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Our ferry – yes, it will always be our ferry – is now in Denmark.

The ship is now called Dolphin Jet and it travels the sea between Aarhus and Kalunborg.

Built in Australia, the Spirit of Ontario arrived in Rochester in 2004 for service to Toronto. It hit a dock in New York City on the way. When the daily trips launched, the ship had some engine trouble and the winds on the lake sometimes forced it to shut down. Add in the whopping price of gas, inability to fill 774 seats, and really crappy business plan, the venture sank. The City of Rochester bought the vessel in a bid to save it, but ended up losing many millions of dollars.

The boat sailed off into the sunset in 2006. It ended up in Morocco, where it was christened Tangier Jet II.

Now on its third paint job, the Dolphin Jet started runs in Denmark over the summer after many delays. The venture got into more trouble when Denmark officials insisted it slow down in a sensitive wildlife area:

In 2012 the entire Kalundborg Fjord area was designated a conservation area – the so-called Natura 2000 area. The requirement for Dolphin Jet to slow down is set forth mostly to protect local birds, porpoises and seals. Therefore, Dolphin Jet will have to slow down to even 12 knots at the bottom of the fjord.

So, that’s the latest on our ferry. The news stung those who noticed the boat is named after the Buffalo Bills’ chief rivals. Seems kind of fitting.

Links of the Day:

– How would you feel if a police officer saw your car was unlocked, reached in and locked it? Troy, N.Y. police want to do just that after a rash of break-ins, but residents are concerned about privacy:

The city police department is considering having officers walking a beat keeping a close eye on parked cars in an attempt to cut down on thefts of iPads, GPS devices and other items left behind in unattended vehicles.

“There are a number of issues: liability, privacy, personal responsibility,” Councilwoman Nina Nichols, chairwoman of the council’s Public Safety Committee, said Wednesday.

Deputy Chief Richard McAvoy said the proposal is for officers to check parked cars. If the vehicles are unlocked, the officer would open the door, put in a blue form advising the resident of the situation and the officer would then lock the vehicle.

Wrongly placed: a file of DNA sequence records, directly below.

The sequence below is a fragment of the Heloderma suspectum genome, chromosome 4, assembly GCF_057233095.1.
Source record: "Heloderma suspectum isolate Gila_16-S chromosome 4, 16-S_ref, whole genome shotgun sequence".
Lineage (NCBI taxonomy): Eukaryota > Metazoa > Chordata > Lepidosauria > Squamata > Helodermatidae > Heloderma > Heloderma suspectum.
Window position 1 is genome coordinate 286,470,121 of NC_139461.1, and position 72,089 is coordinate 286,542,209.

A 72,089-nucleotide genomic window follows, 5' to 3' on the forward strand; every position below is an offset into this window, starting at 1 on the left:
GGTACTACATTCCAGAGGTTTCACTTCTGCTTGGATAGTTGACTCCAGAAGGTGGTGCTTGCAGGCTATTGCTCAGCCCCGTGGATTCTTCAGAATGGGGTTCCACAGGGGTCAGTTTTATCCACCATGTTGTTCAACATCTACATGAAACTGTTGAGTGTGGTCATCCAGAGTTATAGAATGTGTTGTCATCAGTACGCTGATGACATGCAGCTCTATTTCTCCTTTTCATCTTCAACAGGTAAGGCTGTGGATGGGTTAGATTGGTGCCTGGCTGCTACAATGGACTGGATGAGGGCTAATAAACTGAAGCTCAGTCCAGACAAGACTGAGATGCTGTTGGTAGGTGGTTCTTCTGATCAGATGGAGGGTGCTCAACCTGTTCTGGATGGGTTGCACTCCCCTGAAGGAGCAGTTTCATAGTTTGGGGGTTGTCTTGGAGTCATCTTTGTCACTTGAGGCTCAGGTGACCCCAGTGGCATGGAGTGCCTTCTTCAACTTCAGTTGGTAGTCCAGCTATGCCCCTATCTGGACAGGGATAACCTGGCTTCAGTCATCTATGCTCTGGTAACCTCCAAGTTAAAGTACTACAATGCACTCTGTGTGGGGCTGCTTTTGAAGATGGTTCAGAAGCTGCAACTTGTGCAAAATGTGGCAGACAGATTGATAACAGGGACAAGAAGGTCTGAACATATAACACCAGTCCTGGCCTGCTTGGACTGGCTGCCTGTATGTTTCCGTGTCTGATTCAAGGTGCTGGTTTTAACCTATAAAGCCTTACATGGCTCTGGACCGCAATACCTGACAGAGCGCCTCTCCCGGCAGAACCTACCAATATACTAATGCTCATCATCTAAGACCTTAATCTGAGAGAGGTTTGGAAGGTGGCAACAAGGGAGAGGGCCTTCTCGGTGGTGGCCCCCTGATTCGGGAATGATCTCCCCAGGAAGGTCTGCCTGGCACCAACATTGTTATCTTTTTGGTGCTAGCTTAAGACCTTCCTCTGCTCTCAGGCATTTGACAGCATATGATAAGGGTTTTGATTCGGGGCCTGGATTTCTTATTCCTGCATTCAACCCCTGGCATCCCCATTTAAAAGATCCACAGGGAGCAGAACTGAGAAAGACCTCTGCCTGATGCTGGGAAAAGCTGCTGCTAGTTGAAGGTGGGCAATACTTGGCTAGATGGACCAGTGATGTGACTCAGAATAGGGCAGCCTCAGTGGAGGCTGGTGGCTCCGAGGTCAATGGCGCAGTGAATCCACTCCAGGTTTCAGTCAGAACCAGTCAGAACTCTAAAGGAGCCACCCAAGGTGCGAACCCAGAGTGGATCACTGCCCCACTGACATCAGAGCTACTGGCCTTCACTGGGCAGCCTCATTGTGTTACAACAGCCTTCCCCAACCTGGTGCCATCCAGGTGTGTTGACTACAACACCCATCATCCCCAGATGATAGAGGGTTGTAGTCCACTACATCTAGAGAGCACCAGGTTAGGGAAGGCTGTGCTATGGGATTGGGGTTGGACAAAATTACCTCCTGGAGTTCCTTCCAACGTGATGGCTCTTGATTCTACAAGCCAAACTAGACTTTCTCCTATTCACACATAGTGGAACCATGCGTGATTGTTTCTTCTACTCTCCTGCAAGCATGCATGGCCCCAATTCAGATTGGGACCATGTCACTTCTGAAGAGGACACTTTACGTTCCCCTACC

I didn’t have a huge problem with this, but I received several tweets like this one:

[tweet https://twitter.com/Dan_Gross/status/203094822238687232]


– When I covered the fast ferry, George Conboy of Brighton Securities was my go-to guy for deciphering financial information. He quickly became a critic of the project, saying the numbers weren’t adding up. George is in Morocco right now on vacation and rode our old ferry!

– Can the Finger Lakes Racetrack survive another 10 years? The Democrat and Chronicle has a great look at the track’s future challenges, as it celebrates 50 years in business.

– Nik Wallenda is at risk of losing sponsors if he doesn’t wear a safety harness during his tightrope over Niagara Falls. Politicians were totally cool with it. Businesses, though, are showing some sanity.

– Twins Steve and Mike Barnes have worked at 13WHAM News for decades. Magnum photographers took this awesome picture of them.

More women – even wealthy ones – are coloring their hair at home.

Links of the Day:

– Cleveland hopes to succeed where Rochester failed. A ferry service has been proposed from the Ohio city to Canada. A businessman would like to restart ferry service from Rochester to Toronto, but it won’t happen this year.

– Rochester was named one of the top 10 affordable housing markets in the U.S. in a recent survey. The study divided each region’s median housing price by median household income to come up with the list.

– The I-Square development appears stalled. The builder, Mike Nolan, referred me to his Facebook page. The posts are a bit a rant. Nolan is a rookie developer. This is a popular project, but did he think this would be rubber-stamped?

– The Buffalo News editorial board compares Kodak’s bankruptcy with the decline of Buffalo manufacturing:

As neighbors in this end of the state, Buffalo and Rochester have had much in common as manufacturing powerhouses that went into decline. The Buffalo Niagara region had 92,600 manufacturing jobs in 1990, compared with 49,200 in 2011, according to the state Department of Labor. The Rochester area had 124,100 manufacturing jobs in 1990, compared with 60,000 last year.

Remember during the fast ferry days when people said Canadians would never want to come to Rochester?

They’re flocking in droves to Buffalo and Syracuse – to spend money.

Sales tax receipts in Erie and Niagara counties are surging. Local officials credit Canadians. From the Buffalo News:

So what’s fueling the growth?

“There’s a one-word answer I can give you right now: Canadians,” said Gary D. Keith, an economist with M&T Bank. “They have been helping our retail sector significantly throughout 2011, and, in fact, the nice growth we’re seeing in Erie County has been topped by what’s happening in Niagara County.”

The Syracuse Post Standard reports Canadians are coming by the busload to Carousel Center, Wegmans and the Waterloo Premium Outlets:

The two currencies are about par right now. A big reason Canadian shoppers are coming to the U.S., and Syracuse in particular, is for the wide variety of stores and variety of goods they cannot purchase in Canada. And to escape goods and services taxes and other sales taxes, which are, they say, much higher in their homeland.

Rochester may not be as convenient as Syracuse and Buffalo, but I’d be willing to bet we’re getting at least some of that traffic. We have the unique attractions of The Strong and George Eastman House, but the shopping opportunities are no different. Maybe it’s time to figure out another kind of attraction to capture the Canadians!